SG Homes Associates, LP v. Marinucci, No. 12-1621

Decided: June 4, 2013

The Fourth Circuit affirmed the District Court for the District of Maryland, which affirmed the bankruptcy court’s finding of fraud and entry of a non-dischargeable judgment in favor of the Appellee, SG Homes Associates, LP (“SG Homes”).

Marinucci was the president and, along with Munnikhuysen, a fifty percent shareholder of Chesapeake Site Contracting, Inc. (“Chesapeake”). On January 28, 2008, SG Homes accepted Chesapeake’s bid for site work on a building project at Crabbs Branch Way in Montgomery County Maryland (“The Project”) and requested, among other things, a performance and payment bond (the “P&P Bond”). Almost immediately after SG Homes accepted the bid, before any formal written contract was signed, Chesapeake hired subcontractors and suppliers and began work on The Project.  Soon thereafter Marinucci completed a bond request form and informed Randall, SG Homes’ procurement vice president, that Chesapeake was pursing the P&P Bond. However, by mid-March, Marinucci had decided not to obtain the P&B Bond because his wife refused to sign a personal guaranty as required by the bonding company. Nonetheless, on March 26, 2008, Munnikhuysen copied Marinucci on an email sent to SG Homes’ procurement manager, DeVerger, indicating that his office had advised him that SG Homes should see the P&P Bond by the end of the next week. Meanwhile, work continued on The Project and Chesapeake submitted monthly payment application to SG Homes containing a certification that the work covered by the application had been completed in accordance with the contract documents and all amounts previously paid to Chesapeake under the contract had been used to pay Chesapeake’s costs for labor, materials, and other obligations. Marinucci reviewed each application and directed an employee to sign each certification. Chesapeake deposited each payment into a common fund from which it paid some of its subcontractors and suppliers on The Project as well as other creditors who did not provide services or supplies for The Project. A written contract (“the Contract”) governing The Project was executed on May 12, 2008. The Contract was ambiguous as to whether SG Homes required the P&B Bond. Consequently, Munnikhuysen sent an email on May 14, 2008 informing DeVerger that the P&B Bond had been canceled because Chesapeake assumed SG Homes no longer wanted it. However, DeVerger insisted that there must have been a communication breakdown because SG Homes still wanted the P&B Bond. Subsequently, Marinucci was copied on several email exchanges between Munnikhuysen and DeVerger regarding the status of the P&B Bond, including one that indicated Marinucci was handling the issue. Thereafter, beginning in September 2008, multiple subcontractors and suppliers informed SG Homes that they were not receiving payment from Chesapeake. On October 29, 2008 Randall informed Marinucci that other subcontractors and suppliers had reported nonpayment and indicated that SG Homes would pay them directly with funds due to Chesapeake. After the subcontractors and suppliers were paid, SG Homes’ calculations indicated that no money was due to Chesapeake. The Contract was subsequently terminated. Thereafter, in February of 2009, SG Homes sued Chesapeake and Marinucci. While the case was pending, Marinucci filed chapter 7 bankruptcy and the suit was stayed against Marinucci, but preceded against Chesapeake. A default judgment was entered against Chesapeake and a final judgment was entered in favor of SG Homes in the amount of $208,806.89. Four days later, SG Homes filed an adversary proceeding against Marinucci in bankruptcy court, seeking a declaration that Marinucci’s debt was non-dischargeable under 11 U.S.C. §523(a)(2)(A). SG Homes asserted that the debt was non-dischargeable because Marinucci committed fraud when he falsely represented that Chesapeake would obtain a payment bond and when he falsely certified that Chesapeake was paying its subcontractors and suppliers in the monthly payment applications. The case went to trial in the bankruptcy court, and the court found that SG Homes had proven fraud by Marinucci on both theories, finding each ground as an independent basis for judgment against Marinucci for fraud, the amount of damages, and the non-dischargeability of the debt. On appeal, the district court affirmed that bankruptcy court’s findings and subsequently Marinucci appealed to the Fourth Circuit.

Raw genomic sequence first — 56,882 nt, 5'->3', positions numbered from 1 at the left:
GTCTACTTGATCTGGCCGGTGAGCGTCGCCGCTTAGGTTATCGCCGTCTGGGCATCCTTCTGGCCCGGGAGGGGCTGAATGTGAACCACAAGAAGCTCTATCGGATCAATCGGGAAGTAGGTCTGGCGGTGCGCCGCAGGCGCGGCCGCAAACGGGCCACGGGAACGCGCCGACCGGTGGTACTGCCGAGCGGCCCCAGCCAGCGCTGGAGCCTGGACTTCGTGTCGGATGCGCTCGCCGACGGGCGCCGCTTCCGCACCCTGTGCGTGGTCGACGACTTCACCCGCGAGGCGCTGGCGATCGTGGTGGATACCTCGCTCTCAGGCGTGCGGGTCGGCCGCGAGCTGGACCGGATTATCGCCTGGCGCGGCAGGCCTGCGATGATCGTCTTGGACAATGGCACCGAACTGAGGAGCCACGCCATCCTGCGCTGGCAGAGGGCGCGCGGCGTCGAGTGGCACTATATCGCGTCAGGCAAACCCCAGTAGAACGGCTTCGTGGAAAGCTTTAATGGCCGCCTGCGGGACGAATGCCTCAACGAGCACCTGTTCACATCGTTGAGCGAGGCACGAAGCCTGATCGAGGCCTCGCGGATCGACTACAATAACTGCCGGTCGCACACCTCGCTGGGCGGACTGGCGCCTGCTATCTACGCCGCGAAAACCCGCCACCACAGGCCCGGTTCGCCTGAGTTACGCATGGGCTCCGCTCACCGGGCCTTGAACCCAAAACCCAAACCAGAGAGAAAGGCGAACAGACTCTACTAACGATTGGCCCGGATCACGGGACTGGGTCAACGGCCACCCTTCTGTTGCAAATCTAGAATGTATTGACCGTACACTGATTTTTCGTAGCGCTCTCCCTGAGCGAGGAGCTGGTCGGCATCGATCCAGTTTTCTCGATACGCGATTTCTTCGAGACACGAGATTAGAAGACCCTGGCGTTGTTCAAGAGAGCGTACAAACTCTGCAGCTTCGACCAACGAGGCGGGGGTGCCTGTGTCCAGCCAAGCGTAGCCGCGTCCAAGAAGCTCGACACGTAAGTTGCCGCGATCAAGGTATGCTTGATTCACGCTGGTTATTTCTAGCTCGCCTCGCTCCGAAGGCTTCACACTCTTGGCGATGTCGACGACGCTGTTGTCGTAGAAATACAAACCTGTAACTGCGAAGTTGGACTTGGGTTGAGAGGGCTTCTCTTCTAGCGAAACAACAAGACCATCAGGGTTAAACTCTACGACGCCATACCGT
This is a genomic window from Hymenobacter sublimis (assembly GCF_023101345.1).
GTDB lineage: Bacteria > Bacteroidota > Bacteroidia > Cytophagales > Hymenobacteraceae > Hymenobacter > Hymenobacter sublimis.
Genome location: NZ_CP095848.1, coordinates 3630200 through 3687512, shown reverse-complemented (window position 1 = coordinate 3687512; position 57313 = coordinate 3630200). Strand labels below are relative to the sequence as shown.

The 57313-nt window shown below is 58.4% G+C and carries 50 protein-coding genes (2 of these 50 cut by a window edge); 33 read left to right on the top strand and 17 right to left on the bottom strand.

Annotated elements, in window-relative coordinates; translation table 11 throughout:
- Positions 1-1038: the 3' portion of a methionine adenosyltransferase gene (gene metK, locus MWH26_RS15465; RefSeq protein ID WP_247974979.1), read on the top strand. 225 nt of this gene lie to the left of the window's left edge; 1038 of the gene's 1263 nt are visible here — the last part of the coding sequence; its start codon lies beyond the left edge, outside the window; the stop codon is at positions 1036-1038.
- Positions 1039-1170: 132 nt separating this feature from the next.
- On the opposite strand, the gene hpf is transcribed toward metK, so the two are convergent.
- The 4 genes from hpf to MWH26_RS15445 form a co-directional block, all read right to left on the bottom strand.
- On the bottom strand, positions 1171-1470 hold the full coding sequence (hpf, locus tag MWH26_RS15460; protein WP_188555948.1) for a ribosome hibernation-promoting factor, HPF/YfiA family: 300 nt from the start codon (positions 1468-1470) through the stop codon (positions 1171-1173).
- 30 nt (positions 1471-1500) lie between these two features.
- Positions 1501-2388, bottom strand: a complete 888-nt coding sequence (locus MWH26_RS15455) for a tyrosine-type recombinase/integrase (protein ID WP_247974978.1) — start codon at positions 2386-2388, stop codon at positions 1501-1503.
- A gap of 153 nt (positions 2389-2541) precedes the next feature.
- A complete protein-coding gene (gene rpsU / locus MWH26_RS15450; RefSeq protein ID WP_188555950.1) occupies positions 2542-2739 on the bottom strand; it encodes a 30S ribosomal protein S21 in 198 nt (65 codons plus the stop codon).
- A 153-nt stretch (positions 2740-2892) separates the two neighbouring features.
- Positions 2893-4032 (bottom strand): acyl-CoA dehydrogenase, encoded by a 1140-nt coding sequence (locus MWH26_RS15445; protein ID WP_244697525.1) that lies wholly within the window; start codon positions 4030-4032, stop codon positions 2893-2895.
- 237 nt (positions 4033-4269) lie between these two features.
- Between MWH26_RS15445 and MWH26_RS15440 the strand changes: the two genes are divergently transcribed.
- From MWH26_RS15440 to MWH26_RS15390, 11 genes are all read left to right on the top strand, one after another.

Reviewing the bankruptcy court’s decision independently, the Fourth Circuit first addressed Marinucci’s contention that the bankruptcy court erred in entering a non-dischargeable judgment against him because SG Homes failed to prove two of the elements of fraud: reliance and damages. Rejecting this argument, the Fourth Circuit found that the bankruptcy court relied on solid evidence, which indicated that SG Homes justifiably relied on Marinucci’s false certifications in the monthly payment applications and was therefore damaged because SG Homes would not have otherwise continued to pay Chesapeake had it known Chesapeake was making false certifications. Next, the court addressed the bankruptcy court’s finding that SG Homes incurred $208,806.89 in damages—the amount SG Homes double paid for work completed and material furnished by Chesapeake’s subcontractors and suppliers—as a result of Marinucci’s fraud. Rejecting this argument, the court found that Marinucci’s unsupported testimony was not sufficient to rebut SG Homes’ prima facie case of damages. Lastly, because SG Homes obtained a judgment based on the fraud after having shown (1) fraud; (2) reliance on the fraud; and (3) damages attributable to the fraud, the court concluded that the bankruptcy court did not err in determining that the judgment debt was non-dischargeable pursuant to 11 U.S.C. § 523(a)(2)(A).

Full Opinion

-W. Ryan Nichols

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